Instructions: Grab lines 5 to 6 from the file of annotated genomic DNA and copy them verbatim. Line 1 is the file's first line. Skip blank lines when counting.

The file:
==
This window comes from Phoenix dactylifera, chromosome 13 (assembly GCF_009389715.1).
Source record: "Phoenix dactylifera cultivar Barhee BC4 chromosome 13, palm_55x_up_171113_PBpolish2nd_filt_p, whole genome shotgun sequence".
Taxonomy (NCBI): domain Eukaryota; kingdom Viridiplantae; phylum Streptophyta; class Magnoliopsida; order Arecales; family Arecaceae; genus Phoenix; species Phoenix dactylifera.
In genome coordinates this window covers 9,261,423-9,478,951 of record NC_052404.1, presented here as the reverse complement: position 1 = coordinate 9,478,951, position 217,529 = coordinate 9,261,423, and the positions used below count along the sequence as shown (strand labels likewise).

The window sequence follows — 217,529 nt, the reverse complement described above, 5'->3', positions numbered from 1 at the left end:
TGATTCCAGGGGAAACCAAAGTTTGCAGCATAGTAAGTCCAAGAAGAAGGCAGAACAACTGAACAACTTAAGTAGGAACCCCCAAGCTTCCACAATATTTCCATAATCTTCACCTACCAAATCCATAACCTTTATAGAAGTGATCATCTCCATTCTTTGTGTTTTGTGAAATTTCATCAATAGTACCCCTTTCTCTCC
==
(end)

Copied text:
The window sequence follows — 217,529 nt, the reverse complement described above, 5'->3', positions numbered from 1 at the left end:
TGATTCCAGGGGAAACCAAAGTTTGCAGCATAGTAAGTCCAAGAAGAAGGCAGAACAACTGAACAACTTAAGTAGGAACCCCCAAGCTTCCACAATATTTCCATAATCTTCACCTACCAAATCCATAACCTTTATAGAAGTGATCATCTCCATTCTTTGTGTTTTGTGAAATTTCATCAATAGTACCCCTTTCTCTCC